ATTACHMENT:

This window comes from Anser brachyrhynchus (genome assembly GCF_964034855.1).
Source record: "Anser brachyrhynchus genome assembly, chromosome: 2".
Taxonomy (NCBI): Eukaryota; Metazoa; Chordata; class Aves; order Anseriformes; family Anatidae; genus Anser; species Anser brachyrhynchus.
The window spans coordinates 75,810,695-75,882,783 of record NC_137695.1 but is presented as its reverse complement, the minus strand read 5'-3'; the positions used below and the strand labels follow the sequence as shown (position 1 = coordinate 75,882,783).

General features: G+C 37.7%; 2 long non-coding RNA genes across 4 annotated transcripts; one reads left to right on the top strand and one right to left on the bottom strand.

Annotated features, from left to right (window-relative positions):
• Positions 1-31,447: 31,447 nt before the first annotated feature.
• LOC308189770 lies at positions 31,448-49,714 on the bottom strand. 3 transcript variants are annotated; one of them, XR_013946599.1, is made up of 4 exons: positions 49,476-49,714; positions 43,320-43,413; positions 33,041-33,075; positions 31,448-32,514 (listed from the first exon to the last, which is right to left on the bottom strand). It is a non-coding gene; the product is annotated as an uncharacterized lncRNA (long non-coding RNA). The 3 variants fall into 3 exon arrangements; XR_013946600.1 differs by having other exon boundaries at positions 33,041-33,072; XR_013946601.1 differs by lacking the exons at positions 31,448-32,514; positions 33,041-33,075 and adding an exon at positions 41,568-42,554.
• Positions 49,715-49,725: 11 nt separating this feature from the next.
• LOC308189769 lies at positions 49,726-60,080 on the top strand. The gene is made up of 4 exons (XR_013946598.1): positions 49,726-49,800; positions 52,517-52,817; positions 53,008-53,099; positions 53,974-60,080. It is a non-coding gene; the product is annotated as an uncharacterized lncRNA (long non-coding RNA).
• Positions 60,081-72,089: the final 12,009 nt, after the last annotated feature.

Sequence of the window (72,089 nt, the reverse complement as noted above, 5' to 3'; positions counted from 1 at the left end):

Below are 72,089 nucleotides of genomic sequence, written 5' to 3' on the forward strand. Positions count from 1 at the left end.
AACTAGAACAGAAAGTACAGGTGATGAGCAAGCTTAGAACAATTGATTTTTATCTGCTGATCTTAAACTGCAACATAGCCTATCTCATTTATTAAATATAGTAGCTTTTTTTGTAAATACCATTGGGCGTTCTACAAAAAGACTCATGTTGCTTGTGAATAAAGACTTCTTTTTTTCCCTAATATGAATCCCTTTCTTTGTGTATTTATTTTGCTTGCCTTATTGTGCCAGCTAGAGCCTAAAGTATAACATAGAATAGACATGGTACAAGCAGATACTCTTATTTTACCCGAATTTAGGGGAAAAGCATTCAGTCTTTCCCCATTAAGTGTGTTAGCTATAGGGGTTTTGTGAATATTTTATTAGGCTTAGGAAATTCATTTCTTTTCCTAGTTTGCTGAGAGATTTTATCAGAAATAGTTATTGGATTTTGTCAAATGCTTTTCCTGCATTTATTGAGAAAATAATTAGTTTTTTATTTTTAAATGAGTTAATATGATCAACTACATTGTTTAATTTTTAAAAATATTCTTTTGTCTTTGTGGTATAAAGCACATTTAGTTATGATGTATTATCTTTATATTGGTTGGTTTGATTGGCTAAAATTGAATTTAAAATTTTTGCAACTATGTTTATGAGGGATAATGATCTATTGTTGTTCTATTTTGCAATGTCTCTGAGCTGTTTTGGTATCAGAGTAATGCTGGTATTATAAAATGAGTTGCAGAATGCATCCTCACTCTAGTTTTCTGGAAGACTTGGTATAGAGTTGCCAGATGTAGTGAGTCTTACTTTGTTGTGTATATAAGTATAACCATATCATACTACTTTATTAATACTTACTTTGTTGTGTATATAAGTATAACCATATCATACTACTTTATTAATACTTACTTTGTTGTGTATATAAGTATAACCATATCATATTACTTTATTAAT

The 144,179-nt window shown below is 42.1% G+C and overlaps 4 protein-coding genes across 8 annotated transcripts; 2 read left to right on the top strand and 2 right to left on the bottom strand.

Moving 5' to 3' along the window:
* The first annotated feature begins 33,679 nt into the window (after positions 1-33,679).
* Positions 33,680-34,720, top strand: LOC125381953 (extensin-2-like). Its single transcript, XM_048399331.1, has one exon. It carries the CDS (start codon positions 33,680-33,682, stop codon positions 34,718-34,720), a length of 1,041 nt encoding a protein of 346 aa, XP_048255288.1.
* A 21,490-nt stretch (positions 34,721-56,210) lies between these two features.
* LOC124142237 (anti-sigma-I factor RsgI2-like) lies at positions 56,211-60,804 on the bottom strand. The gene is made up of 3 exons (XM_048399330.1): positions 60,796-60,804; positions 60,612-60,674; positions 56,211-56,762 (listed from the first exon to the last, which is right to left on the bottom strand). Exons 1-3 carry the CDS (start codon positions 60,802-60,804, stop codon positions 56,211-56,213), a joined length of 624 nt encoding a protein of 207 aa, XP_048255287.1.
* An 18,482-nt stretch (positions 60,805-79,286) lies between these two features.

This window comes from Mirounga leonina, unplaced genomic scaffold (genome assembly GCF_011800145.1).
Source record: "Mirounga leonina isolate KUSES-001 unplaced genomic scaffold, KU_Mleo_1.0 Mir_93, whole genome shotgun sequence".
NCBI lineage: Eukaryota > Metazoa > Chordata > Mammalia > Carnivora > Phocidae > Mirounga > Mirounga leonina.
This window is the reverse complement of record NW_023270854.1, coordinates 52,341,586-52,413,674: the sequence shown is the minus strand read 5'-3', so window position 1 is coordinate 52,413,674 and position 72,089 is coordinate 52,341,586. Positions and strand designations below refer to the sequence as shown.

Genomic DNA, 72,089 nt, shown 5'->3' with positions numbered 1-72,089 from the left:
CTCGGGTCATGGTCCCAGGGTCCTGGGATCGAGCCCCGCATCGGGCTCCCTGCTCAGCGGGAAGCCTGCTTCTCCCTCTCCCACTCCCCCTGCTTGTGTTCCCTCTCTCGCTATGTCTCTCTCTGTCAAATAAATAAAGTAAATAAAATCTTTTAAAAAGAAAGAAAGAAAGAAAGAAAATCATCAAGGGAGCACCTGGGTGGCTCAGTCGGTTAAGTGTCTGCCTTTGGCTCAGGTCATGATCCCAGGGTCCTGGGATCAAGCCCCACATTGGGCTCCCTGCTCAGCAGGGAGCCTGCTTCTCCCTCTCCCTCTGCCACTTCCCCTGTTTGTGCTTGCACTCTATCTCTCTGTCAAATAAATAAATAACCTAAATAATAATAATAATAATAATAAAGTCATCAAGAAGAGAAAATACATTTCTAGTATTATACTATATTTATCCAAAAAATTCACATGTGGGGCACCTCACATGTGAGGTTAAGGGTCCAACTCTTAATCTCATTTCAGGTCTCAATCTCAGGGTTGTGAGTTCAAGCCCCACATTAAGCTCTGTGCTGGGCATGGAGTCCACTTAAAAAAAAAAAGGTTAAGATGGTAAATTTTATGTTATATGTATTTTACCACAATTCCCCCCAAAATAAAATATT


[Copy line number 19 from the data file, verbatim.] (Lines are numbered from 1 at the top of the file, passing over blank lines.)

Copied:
* A 21,490-nt stretch (positions 34,721-56,210) lies between these two features.